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Gov. Gavin Newsom of California announced that the state is “pulling the emergency brake” on its reopening, reinstating broad restrictions across most of the nation’s most populous state.
The announcement came as the United States reported its 11 millionth confirmed case on Sunday, with one new million cases over the past week alone. The country is averaging 150,000 new cases a day and will probably reach 250,000 total deaths sometime this week.
Daily case reports are rising in 48 states, and with little action from the Trump administration, governors and mayors across the country are taking new steps to try to halt the spread. On Monday, a sweeping stay-at-home advisory went into effect in Chicago and Philadelphia announced strict new rules starting Friday, banning indoor gatherings and closing indoor dining at restaurants. New Mexico is under a two-week lockdown, and North Dakota has imposed a mask mandate. New Jersey has announced limits on gatherings, effective Tuesday.
Mr. Newsom said that California’s daily case numbers had doubled in the last 10 days, the fastest increase the state had seen since the beginning of the pandemic. The state reached one million known cases on Nov. 12, and the next day issued travel advisories.
The increases, he said, cross age and racial or ethnic groups and appear throughout the state.
Most of California’s larger counties were moved back into the most restrictive reopening tier by the governor, meaning that indoor dining and some other businesses would have to shut down again. He said the state was also studying curfew options.
Mr. Newsom added that emergency health care facilities the state set up near the beginning of the pandemic were being prepared. One facility will open in the next week or so in Imperial County, a border county that was hit hard over the summer, he said.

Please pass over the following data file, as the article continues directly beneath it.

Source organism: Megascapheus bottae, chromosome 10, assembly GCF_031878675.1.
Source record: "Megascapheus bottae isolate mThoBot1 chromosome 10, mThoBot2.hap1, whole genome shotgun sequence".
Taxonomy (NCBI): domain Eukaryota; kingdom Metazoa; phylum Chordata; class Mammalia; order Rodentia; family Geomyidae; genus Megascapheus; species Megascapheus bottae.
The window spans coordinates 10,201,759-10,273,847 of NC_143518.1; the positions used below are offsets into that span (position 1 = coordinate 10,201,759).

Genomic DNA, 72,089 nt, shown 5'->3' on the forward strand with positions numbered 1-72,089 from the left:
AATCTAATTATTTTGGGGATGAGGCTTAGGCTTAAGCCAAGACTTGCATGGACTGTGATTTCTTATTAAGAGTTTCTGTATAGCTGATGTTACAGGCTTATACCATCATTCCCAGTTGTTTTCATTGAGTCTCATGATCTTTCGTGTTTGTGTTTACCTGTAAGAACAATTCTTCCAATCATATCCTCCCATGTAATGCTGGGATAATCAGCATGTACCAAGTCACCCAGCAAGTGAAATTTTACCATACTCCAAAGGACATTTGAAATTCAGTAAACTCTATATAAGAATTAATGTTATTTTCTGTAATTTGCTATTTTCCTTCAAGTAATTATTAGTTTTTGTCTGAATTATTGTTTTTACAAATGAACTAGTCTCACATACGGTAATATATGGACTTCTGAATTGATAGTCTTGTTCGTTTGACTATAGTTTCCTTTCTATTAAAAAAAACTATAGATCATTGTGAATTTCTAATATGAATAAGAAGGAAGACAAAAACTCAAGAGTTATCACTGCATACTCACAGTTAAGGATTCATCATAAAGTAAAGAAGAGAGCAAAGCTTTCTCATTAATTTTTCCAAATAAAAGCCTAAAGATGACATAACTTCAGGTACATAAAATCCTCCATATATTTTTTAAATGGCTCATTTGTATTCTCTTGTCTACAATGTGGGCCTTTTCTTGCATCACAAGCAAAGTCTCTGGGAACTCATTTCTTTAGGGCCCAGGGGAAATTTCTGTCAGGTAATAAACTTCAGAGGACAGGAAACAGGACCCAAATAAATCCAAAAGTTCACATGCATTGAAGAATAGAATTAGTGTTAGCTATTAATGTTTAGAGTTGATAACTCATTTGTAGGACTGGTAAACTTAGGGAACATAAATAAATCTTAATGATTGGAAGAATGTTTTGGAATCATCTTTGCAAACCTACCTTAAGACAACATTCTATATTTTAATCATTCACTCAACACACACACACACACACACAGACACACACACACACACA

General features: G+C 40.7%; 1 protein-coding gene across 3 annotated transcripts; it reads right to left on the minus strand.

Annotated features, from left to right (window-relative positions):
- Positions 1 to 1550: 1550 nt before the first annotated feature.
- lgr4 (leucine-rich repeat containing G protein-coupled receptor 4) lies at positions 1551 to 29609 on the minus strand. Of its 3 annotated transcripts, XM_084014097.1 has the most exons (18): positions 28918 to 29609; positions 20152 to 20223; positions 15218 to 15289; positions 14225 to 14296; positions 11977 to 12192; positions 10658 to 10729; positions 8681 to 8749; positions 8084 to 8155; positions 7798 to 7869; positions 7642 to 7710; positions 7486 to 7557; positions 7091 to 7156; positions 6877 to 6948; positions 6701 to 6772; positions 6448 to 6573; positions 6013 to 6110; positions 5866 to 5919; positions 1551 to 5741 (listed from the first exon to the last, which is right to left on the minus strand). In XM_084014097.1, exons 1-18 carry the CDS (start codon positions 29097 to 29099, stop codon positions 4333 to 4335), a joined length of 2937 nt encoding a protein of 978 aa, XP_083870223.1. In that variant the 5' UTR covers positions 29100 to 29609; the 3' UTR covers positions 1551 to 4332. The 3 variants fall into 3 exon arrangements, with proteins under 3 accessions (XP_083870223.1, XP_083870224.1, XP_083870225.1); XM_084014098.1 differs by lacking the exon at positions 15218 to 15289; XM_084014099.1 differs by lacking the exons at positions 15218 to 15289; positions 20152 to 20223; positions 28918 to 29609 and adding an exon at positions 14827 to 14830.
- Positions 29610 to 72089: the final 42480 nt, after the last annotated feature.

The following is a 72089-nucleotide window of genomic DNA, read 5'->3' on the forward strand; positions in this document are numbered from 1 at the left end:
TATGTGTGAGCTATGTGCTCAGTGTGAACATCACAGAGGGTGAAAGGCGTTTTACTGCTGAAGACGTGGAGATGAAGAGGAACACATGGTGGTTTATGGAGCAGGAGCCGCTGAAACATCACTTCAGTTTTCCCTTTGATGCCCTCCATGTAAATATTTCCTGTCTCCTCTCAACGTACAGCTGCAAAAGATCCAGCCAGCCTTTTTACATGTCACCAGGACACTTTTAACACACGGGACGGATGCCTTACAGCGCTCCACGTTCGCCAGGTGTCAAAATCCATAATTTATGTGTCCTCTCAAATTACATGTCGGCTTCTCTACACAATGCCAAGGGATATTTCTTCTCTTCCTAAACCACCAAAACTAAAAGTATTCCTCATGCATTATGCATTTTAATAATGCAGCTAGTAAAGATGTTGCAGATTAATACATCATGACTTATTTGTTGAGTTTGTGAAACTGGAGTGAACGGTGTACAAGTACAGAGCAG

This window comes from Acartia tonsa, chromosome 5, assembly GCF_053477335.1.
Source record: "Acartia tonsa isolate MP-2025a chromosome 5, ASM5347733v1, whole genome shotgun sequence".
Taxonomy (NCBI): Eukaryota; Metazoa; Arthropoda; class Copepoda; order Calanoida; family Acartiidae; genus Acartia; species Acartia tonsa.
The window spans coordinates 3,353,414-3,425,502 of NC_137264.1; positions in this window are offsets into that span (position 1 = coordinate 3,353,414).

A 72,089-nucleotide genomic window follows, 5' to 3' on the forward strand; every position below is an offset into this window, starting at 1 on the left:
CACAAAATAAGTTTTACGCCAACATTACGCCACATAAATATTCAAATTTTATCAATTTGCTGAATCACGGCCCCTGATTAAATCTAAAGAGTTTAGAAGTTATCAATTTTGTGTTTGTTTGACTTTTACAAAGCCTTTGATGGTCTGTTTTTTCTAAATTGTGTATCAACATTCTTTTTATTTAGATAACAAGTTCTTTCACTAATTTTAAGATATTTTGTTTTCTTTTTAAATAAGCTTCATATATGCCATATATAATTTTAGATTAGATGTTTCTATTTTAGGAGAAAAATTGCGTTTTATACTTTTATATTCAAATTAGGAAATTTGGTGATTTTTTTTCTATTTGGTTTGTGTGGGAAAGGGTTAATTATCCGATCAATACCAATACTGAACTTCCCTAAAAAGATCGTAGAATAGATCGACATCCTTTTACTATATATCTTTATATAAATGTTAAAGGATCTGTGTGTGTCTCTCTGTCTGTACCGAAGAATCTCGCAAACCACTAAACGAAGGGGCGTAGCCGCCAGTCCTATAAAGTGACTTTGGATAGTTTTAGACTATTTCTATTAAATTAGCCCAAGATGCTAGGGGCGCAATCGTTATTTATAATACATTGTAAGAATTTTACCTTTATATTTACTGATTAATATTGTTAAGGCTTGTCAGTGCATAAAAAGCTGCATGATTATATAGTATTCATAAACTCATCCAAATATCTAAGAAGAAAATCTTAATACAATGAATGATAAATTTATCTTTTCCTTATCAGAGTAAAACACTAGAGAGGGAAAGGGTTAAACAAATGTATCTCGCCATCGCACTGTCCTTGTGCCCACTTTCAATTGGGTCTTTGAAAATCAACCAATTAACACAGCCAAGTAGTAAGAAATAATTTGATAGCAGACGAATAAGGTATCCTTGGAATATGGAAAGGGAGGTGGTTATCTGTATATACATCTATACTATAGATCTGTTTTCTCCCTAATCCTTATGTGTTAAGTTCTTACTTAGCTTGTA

State leaders including Mr. Newsom have told residents not to gather with people from outside their households, and to resist visiting relatives over the holidays.
Much of the recent rise in cases, state officials say, appears to have grown from at-home parties or family gatherings.
But in what is likely to be remembered as one of the governor’s more damaging moments in the pandemic, The San Francisco Chronicle reported that Mr. Newsom attended an outdoor dinner for one of his political advisers at the French Laundry, a Napa Valley restaurant, with guests from several households.
The gathering did not technically violate of the state’s rules, because there is no formal limit on the number of households at each outdoor restaurant table, but as critics noted, the governor’s attendance undermined the spirit of restrictions.
Mr. Newsom apologized on Monday, saying that he should have turned around and left when he realized there were more guests at the party than he expected.
President-elect Joseph R. Biden Jr. said on Monday that “more people may die” from the coronavirus as a result of President Trump’s refusal to begin a transfer of power and allow coordinated planning for the mass distribution of a vaccine early next year.
Trying to increase the pressure on Mr. Trump, who continues to falsely proclaim himself the election winner, Mr. Biden criticized the president as an obstacle to the daunting logistical challenges of delivering vaccines around the country and injecting hundreds of millions of Americans, work that won’t begin in earnest until after Mr. Biden is sworn in.
“The vaccine is important. But it’s of no use until you’re vaccinated,” Mr. Biden said, taking questions from reporters after remarks on the virus and the economy. “It’s a huge, huge, huge undertaking.”
“If we have to wait until January 20th to start that planning, it puts us behind,” he added. “More people may die, if we don’t coordinate.”
Mr. Biden’s grim warning about the potentially deadly consequences of a delayed transition was a striking rebuke to the sitting president at a time when most of the country is suffering through a surge in infections from the worst pandemic in 100 years. The message to Mr. Trump was clear: You have failed, and now it’s my turn.
Delivering remarks about the economy and the virus after a virtual meeting with business and labor leaders, Mr. Biden offered a grim assessment of the coming months as the epidemic continues its rapid spread, and criticized Mr. Trump for mismanaging the epidemic, which he promised to “shut down.”